How do you think that fans will take this kind of music? Probably, it’s too flamenco-world music for the rockers and too prog/rock for the other ones huh? I think that it mainly addresses to open-minded fans that do love music no matter what.
 
M: I think the music we are creating will develop its own following because it is very unique and original. We are trying not to worry about what a specific category of music lovers will think about our music but we strongly believe that our music has enough diversity to be pleasant to a variety of music fans.
 
 
“Subrerranea” is a very special & unique album and that thing can sometimes be a double-edge sword. But then again, music is art and every artist/musician must express themselves in any way they want to… don’t you think?
 
M: I couldn’t agree more! To me creating music is all about expression. Another point I want to add is that I always strive to say something with my music and transcend the simple title of entertainer by engendering political and social change.
 
 
I’ve spotted: “In a world ruled by irrelevant & untalented people where music has become a copy-paste thing and every artist and band is trying to be “inspired” by stealing the music ideas of the once big ones… it’s encouraging to come across such inspired & stirred works once in a while…” in my review. What do you think of that?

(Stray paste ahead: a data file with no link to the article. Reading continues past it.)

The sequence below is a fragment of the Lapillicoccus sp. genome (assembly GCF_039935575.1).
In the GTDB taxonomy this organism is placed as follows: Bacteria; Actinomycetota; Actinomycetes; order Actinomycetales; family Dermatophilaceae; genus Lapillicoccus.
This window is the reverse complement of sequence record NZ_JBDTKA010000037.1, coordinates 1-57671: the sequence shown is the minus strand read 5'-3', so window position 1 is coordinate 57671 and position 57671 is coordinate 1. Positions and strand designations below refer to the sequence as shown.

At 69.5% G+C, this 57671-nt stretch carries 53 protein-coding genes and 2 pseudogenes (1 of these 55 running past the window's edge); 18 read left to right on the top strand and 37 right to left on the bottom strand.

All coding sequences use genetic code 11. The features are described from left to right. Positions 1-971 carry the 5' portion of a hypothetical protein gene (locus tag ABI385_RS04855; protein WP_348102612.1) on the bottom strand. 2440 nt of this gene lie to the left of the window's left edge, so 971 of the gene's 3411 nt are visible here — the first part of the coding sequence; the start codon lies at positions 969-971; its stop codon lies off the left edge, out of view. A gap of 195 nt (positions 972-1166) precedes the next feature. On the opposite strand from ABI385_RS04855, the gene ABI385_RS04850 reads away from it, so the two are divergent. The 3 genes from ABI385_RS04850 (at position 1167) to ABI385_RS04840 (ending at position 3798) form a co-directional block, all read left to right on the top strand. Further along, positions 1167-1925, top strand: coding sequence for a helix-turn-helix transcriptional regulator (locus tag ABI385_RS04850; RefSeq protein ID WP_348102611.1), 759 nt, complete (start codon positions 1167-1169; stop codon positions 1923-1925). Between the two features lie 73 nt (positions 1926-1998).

M: You are very kind for saying that. Thank you! (i.n.: You’re welcome…)
 
 
I’ve also written: “Subrerranea” is a delightful journey of fantasy, world, memories, societal, compassion, mysticism, musical sounds & fine art…”. Do you agree?
 
M: Yes…
 
 
Subrerranea” is an independent release. Is it better, after all, to have the control of your own music? Distributing, promoting and advertising your album… in every way you can… actually having the total control on all these things in the end.
 
M: That is our plan and the best way to reach that goal is to keep performing and keep getting new fans. The music business has obviously gone through major changes in the past few years and it seems like musicians are much more empowered and can control their own destiny with the right marketing and PR and especially social networking.
 
 
Do you believe that the Internet is a good tool to promote your music easily and reach a wider fan base… or downloading issues may cause various kinds of problems in your music generally?
 
M: Internet is a fantastic way of promoting but with it comes other unwanted monsters such as free downloading. Another issue I confront often is putting your music for streaming on services such as Spotify who assures their customers that they pay the musicians for their songs getting played. They pay a fraction of a penny for each stream. One can wonder how musicians are supposed to make any money with these services going around. (i.n.: Musicians & people must be aware of such wannabe “services”)